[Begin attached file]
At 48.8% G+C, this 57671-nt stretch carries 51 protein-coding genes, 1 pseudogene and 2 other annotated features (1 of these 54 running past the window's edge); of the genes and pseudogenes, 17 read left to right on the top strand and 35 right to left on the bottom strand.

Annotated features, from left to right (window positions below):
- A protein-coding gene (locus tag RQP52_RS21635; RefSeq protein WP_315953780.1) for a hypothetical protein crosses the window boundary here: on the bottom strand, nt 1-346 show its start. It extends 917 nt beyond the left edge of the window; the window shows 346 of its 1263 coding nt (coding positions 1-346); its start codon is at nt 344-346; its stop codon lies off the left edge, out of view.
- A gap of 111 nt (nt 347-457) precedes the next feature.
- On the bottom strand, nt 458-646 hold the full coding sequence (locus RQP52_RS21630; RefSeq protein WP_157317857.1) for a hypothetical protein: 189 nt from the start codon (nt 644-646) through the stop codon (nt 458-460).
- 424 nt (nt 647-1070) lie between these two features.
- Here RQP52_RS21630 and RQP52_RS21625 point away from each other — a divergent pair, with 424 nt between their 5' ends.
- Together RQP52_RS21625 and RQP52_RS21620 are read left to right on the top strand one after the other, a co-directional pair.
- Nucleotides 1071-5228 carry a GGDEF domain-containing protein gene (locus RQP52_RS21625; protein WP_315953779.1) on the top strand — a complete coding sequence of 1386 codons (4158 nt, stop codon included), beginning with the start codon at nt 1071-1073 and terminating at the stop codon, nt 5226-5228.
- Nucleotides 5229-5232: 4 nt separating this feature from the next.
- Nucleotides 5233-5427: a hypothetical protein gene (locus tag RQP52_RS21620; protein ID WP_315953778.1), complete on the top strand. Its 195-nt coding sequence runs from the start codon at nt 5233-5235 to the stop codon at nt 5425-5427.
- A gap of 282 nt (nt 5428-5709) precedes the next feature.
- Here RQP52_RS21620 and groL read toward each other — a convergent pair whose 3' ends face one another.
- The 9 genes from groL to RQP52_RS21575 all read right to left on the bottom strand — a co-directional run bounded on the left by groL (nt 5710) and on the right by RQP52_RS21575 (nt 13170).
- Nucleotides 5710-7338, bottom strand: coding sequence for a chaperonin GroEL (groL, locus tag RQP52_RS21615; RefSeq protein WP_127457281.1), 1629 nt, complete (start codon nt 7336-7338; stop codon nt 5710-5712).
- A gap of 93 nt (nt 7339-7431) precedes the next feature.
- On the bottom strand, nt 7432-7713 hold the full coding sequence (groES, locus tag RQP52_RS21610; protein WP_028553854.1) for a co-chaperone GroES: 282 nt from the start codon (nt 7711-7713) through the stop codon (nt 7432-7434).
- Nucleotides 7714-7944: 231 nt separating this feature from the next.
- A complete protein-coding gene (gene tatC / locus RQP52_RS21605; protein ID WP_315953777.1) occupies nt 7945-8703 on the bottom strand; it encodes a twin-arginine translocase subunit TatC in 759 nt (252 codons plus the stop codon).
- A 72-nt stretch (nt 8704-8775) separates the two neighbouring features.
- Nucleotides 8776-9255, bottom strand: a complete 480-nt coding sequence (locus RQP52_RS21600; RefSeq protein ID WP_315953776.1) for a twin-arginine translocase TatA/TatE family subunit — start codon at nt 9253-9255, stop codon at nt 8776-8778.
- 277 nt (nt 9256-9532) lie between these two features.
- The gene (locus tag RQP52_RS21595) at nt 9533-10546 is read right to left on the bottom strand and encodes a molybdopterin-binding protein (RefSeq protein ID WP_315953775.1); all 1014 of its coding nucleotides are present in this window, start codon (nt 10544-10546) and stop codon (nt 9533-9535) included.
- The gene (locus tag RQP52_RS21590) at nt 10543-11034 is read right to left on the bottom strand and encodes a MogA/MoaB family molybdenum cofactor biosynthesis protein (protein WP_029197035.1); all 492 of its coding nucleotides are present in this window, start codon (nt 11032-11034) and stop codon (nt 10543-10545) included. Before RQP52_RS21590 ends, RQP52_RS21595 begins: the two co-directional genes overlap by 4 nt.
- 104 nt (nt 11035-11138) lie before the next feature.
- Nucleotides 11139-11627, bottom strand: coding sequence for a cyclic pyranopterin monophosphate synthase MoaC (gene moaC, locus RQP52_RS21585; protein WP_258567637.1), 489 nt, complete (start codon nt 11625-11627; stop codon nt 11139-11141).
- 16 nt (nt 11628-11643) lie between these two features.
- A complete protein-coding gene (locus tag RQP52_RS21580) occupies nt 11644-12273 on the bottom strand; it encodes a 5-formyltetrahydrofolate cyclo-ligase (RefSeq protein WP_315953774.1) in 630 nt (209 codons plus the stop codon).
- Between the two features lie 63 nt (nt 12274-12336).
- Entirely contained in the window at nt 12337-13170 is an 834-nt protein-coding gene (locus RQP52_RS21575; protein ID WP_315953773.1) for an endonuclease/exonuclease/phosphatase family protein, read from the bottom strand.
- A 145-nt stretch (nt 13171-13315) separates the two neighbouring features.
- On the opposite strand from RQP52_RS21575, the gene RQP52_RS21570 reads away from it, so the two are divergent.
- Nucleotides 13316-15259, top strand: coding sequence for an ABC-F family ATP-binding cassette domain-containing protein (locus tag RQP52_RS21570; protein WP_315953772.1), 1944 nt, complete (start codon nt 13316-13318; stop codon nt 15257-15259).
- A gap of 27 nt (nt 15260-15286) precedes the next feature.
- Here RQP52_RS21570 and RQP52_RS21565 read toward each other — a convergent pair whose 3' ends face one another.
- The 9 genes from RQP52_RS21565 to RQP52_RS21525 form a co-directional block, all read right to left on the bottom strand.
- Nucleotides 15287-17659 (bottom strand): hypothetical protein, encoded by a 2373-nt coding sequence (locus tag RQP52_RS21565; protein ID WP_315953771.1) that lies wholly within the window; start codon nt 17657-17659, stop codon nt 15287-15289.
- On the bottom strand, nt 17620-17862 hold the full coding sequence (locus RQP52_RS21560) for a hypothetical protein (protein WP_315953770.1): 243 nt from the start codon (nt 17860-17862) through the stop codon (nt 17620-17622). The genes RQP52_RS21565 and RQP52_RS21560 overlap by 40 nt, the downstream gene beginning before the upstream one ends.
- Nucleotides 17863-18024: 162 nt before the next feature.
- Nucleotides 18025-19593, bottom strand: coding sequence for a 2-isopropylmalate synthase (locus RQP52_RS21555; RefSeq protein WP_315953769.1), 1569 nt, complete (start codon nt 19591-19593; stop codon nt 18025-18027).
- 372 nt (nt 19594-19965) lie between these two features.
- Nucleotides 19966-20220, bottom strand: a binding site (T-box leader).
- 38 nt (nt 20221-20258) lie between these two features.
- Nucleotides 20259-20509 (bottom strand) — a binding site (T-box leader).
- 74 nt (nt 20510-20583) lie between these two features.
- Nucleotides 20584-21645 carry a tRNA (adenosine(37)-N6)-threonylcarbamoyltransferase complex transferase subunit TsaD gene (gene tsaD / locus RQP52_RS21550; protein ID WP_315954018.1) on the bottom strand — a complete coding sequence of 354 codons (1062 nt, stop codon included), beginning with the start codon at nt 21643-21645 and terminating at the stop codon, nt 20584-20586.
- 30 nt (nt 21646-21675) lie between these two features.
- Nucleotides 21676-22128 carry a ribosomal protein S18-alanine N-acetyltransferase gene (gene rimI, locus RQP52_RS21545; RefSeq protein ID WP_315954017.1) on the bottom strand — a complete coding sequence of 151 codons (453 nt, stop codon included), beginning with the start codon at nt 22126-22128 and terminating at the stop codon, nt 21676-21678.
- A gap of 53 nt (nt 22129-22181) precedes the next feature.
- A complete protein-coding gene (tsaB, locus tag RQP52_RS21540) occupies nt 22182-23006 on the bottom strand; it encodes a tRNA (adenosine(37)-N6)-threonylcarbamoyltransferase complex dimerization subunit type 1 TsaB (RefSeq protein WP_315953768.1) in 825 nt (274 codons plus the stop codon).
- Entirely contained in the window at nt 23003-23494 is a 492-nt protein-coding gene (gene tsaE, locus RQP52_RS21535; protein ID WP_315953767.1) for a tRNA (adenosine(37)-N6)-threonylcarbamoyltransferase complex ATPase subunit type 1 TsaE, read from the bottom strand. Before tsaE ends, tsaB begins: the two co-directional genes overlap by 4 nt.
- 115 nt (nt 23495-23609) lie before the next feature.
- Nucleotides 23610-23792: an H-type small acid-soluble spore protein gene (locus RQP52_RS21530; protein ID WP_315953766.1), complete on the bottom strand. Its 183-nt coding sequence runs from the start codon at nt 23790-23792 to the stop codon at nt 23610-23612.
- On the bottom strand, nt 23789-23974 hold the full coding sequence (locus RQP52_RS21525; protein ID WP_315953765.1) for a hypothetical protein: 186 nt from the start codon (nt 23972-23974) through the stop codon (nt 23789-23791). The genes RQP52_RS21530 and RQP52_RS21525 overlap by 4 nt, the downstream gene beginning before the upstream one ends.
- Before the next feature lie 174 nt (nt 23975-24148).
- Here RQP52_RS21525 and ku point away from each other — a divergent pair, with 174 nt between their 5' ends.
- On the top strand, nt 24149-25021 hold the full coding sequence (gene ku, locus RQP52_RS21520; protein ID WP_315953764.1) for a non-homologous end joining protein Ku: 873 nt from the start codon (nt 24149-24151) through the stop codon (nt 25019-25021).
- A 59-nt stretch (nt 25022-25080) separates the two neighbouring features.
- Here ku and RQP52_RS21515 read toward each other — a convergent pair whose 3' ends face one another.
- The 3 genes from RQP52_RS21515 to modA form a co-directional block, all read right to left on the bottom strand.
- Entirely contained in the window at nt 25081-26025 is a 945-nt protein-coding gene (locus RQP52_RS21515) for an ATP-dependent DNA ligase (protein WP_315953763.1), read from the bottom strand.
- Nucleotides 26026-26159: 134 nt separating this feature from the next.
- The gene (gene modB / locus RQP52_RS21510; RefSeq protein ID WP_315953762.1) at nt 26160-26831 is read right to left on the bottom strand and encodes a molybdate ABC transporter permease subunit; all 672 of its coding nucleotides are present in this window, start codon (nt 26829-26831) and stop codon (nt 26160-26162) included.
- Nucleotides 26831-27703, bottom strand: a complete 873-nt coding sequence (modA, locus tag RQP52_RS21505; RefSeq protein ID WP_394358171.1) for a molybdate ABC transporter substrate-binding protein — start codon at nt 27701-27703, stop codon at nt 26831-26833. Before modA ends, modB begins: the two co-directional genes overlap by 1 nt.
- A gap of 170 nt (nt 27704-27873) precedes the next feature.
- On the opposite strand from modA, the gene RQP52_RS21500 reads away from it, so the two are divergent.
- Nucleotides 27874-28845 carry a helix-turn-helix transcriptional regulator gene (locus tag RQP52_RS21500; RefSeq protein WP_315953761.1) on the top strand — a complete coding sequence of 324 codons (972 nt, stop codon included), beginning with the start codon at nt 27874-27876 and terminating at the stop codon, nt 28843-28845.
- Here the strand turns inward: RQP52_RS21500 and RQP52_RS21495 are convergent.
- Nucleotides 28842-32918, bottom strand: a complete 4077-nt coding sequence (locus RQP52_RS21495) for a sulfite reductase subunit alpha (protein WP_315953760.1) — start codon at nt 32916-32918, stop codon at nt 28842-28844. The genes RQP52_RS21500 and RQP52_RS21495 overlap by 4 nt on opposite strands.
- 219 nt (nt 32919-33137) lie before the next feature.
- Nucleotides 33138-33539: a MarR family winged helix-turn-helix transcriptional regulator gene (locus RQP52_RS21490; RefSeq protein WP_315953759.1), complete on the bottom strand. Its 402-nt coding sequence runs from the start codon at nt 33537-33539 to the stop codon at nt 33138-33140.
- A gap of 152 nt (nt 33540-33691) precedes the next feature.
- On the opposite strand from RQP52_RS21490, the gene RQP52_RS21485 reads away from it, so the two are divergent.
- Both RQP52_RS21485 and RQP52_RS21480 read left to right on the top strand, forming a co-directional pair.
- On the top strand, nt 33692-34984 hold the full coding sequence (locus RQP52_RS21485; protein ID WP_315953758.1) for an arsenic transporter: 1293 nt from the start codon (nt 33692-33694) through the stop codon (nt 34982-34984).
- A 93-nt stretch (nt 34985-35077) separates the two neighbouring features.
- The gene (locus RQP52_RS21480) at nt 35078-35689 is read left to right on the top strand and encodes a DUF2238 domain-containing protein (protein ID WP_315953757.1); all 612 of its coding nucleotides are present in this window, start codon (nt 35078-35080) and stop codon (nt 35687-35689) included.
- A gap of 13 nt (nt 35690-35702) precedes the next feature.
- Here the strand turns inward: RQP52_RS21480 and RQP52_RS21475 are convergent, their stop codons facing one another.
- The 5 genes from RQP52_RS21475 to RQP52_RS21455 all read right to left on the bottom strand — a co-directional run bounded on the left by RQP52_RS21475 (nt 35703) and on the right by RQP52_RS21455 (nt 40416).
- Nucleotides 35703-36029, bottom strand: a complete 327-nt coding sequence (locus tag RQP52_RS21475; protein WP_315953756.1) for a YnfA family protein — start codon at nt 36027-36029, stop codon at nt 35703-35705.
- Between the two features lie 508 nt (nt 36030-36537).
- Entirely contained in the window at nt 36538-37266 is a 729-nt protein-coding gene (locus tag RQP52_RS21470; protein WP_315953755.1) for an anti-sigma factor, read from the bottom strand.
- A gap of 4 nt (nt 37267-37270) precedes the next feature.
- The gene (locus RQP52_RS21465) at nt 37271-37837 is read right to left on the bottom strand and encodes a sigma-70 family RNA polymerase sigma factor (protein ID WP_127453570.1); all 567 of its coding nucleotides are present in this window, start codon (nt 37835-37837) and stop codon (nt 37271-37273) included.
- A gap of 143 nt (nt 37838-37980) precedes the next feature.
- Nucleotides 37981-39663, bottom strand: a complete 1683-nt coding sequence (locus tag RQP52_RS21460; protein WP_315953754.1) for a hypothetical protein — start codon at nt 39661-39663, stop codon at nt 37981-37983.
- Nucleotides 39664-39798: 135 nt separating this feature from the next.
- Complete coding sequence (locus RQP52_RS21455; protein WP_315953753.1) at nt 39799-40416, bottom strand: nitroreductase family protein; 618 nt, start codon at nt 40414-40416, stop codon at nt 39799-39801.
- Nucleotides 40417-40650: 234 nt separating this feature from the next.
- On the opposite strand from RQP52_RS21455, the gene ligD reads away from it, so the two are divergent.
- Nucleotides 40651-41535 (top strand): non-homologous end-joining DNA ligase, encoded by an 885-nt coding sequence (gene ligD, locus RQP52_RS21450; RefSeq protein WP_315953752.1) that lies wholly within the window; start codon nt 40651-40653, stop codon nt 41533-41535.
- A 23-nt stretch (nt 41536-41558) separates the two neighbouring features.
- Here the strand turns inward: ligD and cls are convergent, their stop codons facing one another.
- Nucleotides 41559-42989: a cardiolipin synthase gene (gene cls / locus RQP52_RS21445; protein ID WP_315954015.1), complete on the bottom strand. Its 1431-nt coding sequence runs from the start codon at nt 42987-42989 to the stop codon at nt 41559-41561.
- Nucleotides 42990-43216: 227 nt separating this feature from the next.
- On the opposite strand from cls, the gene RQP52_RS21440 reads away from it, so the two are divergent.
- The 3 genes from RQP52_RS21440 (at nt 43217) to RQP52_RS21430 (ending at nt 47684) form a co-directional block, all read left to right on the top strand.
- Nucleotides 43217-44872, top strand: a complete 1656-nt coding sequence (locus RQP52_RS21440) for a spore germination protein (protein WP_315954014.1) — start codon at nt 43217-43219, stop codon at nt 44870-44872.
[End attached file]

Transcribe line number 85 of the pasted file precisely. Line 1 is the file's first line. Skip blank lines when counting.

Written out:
- The gene (locus RQP52_RS21465) at nt 37271-37837 is read right to left on the bottom strand and encodes a sigma-70 family RNA polymerase sigma factor (protein ID WP_127453570.1); all 567 of its coding nucleotides are present in this window, start codon (nt 37835-37837) and stop codon (nt 37271-37273) included.